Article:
In my view, the big political challenge before the left in India today is that there are all sorts of crazy dynamics unfolding in places which are beyond the pale of the state to resolve. Thus one possibility is that progressive parliamentary political parties which are a product of that state have to work hard to stretch their imaginations to play a critical role in non-state domains. But that calls for a radical reengineering of the party organizational structures themselves. This has happened to a miniscule extent in Kerala although it ended up in intense power struggles within the party.

The other possibility is that the unrest and turmoil in the non-state domain will find its own leadership and goals and at least for the moment, it will appear to be completely incoherent. Now it will appear to bring together Medha and Mamata and Rajnath Singh and Dipankar Bhattacharya, and then again it could bring together a group of tribals and NGOs and a parochial movement for a smaller state in another region.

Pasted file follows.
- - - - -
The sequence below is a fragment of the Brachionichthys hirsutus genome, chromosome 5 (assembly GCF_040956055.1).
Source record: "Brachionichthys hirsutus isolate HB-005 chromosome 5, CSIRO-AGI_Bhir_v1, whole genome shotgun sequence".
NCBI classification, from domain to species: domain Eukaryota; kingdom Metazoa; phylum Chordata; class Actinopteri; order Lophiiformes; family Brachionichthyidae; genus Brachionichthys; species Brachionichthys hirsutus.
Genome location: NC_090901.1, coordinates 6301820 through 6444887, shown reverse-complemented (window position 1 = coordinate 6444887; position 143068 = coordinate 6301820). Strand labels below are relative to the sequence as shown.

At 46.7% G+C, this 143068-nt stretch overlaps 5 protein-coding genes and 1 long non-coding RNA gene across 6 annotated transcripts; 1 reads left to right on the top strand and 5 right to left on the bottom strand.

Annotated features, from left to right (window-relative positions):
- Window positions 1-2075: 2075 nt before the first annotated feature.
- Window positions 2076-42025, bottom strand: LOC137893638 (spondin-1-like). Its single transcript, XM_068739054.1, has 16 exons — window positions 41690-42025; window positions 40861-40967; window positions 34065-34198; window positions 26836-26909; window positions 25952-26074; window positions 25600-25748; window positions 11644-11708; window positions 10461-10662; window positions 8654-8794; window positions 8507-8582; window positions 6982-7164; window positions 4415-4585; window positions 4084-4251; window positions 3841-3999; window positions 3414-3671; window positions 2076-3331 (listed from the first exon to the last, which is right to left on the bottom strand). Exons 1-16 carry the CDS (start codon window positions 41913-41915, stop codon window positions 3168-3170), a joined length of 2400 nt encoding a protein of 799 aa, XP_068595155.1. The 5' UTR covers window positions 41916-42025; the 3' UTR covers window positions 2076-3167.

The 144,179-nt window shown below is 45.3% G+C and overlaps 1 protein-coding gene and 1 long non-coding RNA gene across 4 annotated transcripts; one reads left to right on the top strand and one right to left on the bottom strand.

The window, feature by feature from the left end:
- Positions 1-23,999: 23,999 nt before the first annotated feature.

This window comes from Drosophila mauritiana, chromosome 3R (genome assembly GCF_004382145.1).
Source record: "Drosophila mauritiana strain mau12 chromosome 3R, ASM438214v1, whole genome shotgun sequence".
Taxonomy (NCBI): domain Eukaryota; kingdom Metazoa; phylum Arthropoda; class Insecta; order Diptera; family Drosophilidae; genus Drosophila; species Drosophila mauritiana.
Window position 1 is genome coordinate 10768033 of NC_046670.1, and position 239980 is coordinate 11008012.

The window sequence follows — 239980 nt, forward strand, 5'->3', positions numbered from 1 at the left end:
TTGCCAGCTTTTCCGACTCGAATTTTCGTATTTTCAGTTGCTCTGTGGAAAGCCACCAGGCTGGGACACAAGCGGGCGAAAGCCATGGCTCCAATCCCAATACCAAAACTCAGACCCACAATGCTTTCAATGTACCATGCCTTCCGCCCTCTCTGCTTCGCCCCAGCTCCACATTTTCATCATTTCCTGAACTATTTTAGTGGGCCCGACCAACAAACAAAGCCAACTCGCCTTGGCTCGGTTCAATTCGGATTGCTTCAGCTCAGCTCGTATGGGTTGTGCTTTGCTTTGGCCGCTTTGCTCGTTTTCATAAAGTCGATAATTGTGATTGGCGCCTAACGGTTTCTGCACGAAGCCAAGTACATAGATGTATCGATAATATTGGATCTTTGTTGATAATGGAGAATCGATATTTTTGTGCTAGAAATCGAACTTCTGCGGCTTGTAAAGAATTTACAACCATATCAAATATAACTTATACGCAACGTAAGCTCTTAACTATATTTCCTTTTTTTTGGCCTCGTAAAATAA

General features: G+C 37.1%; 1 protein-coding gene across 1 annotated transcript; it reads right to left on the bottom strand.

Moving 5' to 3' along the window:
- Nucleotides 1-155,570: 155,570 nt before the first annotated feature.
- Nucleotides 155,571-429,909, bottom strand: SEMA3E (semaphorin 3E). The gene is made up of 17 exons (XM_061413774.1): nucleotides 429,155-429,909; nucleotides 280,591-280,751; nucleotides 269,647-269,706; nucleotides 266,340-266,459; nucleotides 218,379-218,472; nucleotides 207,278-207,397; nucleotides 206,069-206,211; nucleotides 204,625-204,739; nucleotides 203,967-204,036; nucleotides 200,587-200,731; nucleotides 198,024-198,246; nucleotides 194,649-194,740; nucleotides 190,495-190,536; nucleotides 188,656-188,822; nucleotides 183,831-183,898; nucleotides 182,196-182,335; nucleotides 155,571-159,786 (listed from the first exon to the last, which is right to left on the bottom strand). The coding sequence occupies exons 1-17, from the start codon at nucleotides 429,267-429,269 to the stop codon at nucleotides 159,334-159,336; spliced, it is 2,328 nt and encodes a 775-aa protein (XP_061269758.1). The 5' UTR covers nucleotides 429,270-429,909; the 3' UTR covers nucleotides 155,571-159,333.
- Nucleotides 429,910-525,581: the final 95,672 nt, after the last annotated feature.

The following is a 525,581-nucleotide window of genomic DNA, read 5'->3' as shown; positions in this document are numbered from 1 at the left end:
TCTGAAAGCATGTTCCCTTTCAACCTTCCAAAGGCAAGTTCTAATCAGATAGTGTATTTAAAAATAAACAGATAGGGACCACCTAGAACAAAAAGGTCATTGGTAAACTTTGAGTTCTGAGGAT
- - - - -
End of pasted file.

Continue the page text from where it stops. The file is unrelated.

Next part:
Mrs. Gandhi’s invoked the external foe, precisely at the moment when the first rumblings of the centrifugal forces from the regions began to be heard in Indian politics and responded to it by declaring external emergency and soon followed it up with declaration of the internal emergency. Now as these regional centrifugal forces get entangled in the global dynamics, there will be more such inventions of external and internal emergencies and the state responses will be much more complicated. History, it seems, has a way of repeating itself, but will the second time be a mere farce or a worse tragedy than the first time, depends entirely on us.